Palandu, Palaṇḍu, Palāṇḍu: 11 definitions
Palandu means something in Hinduism, Sanskrit, Jainism, Prakrit, Buddhism, Pali, Marathi. If you want to know the exact meaning, history, etymology or English translation of this term then check out the descriptions on this page. Add your comment or reference to a book if you want to contribute to this summary article.
Purana and Itihasa (epic history)Source: archive.org: Shiva Purana - English Translation
Palāṇḍu (पलाण्डु) refers to “onion”, which a Śiva-devotee should refrain from eating, according to the Śivapurāṇa 1.25, while explaining the greatness of Rudrākṣa:—“[...] a devotee of Śiva shall refrain from eating meat, garlic, onion [viz., Palāṇḍu], red garlic, potherb, Śleṣmātaka, pig of rubbish and liquors.”.Source: Cologne Digital Sanskrit Dictionaries: The Purana Index
Palāṇḍu (पलाण्डु).—A Śrutaṛṣi.*
- * Brahmāṇḍa-purāṇa II. 33. 6.
The Purana (पुराण, purāṇas) refers to Sanskrit literature preserving ancient India’s vast cultural history, including historical legends, religious ceremonies, various arts and sciences. The eighteen mahapuranas total over 400,000 shlokas (metrical couplets) and date to at least several centuries BCE.
General definition (in Jainism)Source: Wisdom Library: Jainism
Palāṇḍu (पलाण्डु) refers to the “onion”: a type of vegetable (śāka), according to The Vyākhyāprajñapti 7.3.276. It can also be spelled like Palaṃḍu. Different kinds of vegetables were grown in the vegetable gardens (kaccha / kakṣa). The consumption of vegetables was considered essential for digesting food according to the Niśīthacūrṇi. The Jaina texts forbid the consumption of certain vegetables as it leads to killing of insects.
The Vyākhyāprajñapti, also known as the Bhagavatīsūtra contains a compilation of 36,000 questions answered by Mahāvīra and dates to at least the 1st century A.D. The Niśīthacūrṇi by Jinadāsa is a 7th century commentary on the Niśthasūtra and deals with Jain medical knowledge.
Jainism is an Indian religion of Dharma whose doctrine revolves around harmlessness (ahimsa) towards every living being. The two major branches (Digambara and Svetambara) of Jainism stimulate self-control (or, shramana, ‘self-reliance’) and spiritual development through a path of peace for the soul to progess to the ultimate goal.
Languages of India and abroad
Pali-English dictionarySource: BuddhaSasana: Concise Pali-English Dictionary
palaṇḍu : (m.) onion.
Pali is the language of the Tipiṭaka, which is the sacred canon of Theravāda Buddhism and contains much of the Buddha’s speech. Closeley related to Sanskrit, both languages are used interchangeably between religions.
Marathi-English dictionarySource: DDSA: The Molesworth Marathi and English Dictionary
palāṇḍū (पलांडू).—m (S) An onion, Allium cepa.Source: DDSA: The Aryabhusan school dictionary, Marathi-English
palāṇḍū (पलांडू).—m An onion, Allium cepa.
Marathi is an Indo-European language having over 70 million native speakers people in (predominantly) Maharashtra India. Marathi, like many other Indo-Aryan languages, evolved from early forms of Prakrit, which itself is a subset of Sanskrit, one of the most ancient languages of the world.
Sanskrit dictionarySource: DDSA: The practical Sanskrit-English dictionary
Palāṇḍu (पलाण्डु).—m., n. An onion; लशुनं गृञ्जनं चैव पलाण्डुं कवकानि च । अभक्ष्याणि द्विजातीनाममेध्यप्रभवाणि च (laśunaṃ gṛñjanaṃ caiva palāṇḍuṃ kavakāni ca | abhakṣyāṇi dvijātīnāmamedhyaprabhavāṇi ca) || Ms.5.5; Y.1.176.Source: Cologne Digital Sanskrit Dictionaries: Shabda-Sagara Sanskrit-English Dictionary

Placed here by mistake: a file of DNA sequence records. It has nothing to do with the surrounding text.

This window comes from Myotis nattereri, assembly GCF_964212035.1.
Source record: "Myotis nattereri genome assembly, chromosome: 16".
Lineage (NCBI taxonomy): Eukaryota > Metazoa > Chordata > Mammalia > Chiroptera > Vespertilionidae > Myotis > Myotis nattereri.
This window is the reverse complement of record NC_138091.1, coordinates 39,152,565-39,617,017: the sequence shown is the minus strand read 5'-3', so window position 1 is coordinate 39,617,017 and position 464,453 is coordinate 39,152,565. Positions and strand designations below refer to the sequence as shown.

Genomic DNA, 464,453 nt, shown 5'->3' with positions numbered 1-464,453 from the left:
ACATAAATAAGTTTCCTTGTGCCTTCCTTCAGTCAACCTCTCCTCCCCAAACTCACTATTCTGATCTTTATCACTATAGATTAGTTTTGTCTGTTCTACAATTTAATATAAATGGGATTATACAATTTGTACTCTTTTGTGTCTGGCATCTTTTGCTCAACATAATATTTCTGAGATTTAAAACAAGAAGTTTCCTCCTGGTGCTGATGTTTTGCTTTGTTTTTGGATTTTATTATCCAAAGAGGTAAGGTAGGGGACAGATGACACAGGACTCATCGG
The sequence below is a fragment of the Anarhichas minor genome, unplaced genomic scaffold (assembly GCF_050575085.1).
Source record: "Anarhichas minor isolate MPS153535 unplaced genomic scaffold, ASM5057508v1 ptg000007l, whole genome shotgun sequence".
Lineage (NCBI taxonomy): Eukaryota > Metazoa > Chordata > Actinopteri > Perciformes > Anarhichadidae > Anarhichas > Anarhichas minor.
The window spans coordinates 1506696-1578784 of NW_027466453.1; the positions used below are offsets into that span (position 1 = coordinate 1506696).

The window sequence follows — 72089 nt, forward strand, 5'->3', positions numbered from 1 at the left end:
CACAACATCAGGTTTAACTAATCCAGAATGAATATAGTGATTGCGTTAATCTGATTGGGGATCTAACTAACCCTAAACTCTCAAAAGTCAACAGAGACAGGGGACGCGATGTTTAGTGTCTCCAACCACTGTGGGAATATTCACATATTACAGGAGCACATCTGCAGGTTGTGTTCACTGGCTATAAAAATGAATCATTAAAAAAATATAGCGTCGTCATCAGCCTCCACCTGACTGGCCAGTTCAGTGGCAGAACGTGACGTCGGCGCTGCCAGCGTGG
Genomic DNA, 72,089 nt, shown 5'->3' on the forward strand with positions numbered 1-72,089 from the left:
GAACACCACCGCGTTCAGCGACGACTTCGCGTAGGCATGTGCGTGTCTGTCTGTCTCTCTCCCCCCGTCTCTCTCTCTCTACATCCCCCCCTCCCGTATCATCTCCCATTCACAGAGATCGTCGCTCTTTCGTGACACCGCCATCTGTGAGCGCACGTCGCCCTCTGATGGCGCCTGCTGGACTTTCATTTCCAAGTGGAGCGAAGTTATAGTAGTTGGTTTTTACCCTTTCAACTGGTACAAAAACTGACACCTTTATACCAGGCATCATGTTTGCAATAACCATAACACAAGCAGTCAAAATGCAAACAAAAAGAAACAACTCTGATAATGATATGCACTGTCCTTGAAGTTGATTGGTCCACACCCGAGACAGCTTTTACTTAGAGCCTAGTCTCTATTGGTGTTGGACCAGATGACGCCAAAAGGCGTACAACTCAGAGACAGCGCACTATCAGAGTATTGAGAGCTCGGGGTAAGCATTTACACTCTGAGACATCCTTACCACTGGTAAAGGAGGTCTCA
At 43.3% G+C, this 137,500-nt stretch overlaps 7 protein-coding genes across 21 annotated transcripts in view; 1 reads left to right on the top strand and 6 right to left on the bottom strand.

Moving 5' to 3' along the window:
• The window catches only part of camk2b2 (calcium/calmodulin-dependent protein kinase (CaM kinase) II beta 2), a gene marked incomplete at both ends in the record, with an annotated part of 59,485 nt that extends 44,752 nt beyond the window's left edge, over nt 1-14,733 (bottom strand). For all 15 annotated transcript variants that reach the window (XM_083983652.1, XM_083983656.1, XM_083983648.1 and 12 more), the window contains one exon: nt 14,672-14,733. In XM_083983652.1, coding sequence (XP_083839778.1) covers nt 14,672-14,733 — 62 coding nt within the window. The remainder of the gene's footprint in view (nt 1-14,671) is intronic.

(-ṇḍuḥ) An onion. E. pal to preserve (from disease,) aṇḍu aff.Source: Cologne Digital Sanskrit Dictionaries: Benfey Sanskrit-English Dictionary
Palāṇḍu (पलाण्डु).—m. and n. An onion, [Mānavadharmaśāstra] 5, 5.Source: Cologne Digital Sanskrit Dictionaries: Cappeller Sanskrit-English Dictionary
Palāṇḍu (पलाण्डु).—[masculine] ([neuter]) onion.Source: Cologne Digital Sanskrit Dictionaries: Monier-Williams Sanskrit-English Dictionary
Palāṇḍu (पलाण्डु):—m. (rarely n.) an onion, [Manu-smṛti; Mahābhārata; Suśruta] etc. (cf. [Uṇādi-sūtra i, 38 [Scholiast or Commentator]])
Sanskrit, also spelled संस्कृतम् (saṃskṛtam), is an ancient language of India commonly seen as the grandmother of the Indo-European language family (even English!). Closely allied with Prakrit and Pali, Sanskrit is more exhaustive in both grammar and terms and has the most extensive collection of literature in the world, greatly surpassing its sister-languages Greek and Latin.
See also (Relevant definitions)
Search found 6 books and stories containing Palandu, Palaṇḍu, Palāṇḍu, Palāṇḍū; (plurals include: Palandus, Palaṇḍus, Palāṇḍus, Palāṇḍūs). You can also click to the full overview containing English textual excerpts. Below are direct links for the most relevant articles:
Rasa Jala Nidhi, vol 2: Minerals (uparasa) (by Bhudeb Mookerjee)
Part 3 - Preparations of Hingula < [Chapter XXIII - Uparasa (23): Hingula (cinnabar)]
Part 3 - Incineration of haritala < [Chapter XII - Uparasa (13): Haritala (orpiment)]
Sushruta Samhita, Volume 6: Uttara-tantra (by Kaviraj Kunja Lal Bhishagratna)
Chapter XIX - Treatment of hurt or injnry to the eye < [Canto I - Shalakya-tantra (ears, eyes, nose, mouth and throat)]
The Markandeya Purana (by Frederick Eden Pargiter)
The Brahmanda Purana (by G.V. Tagare)
Chapter 33 - Characteristics of Sages and of Mantras < [Section 2 - Anuṣaṅga-pāda]
Chapter 14 - Purification rites and the Śrāddha ritual < [Section 3 - Upodghāta-pāda]
The Brahma Purana (by G. P. Bhatt)
Sushruta Samhita, volume 1: Sutrasthana (by Kaviraj Kunja Lal Bhishagratna)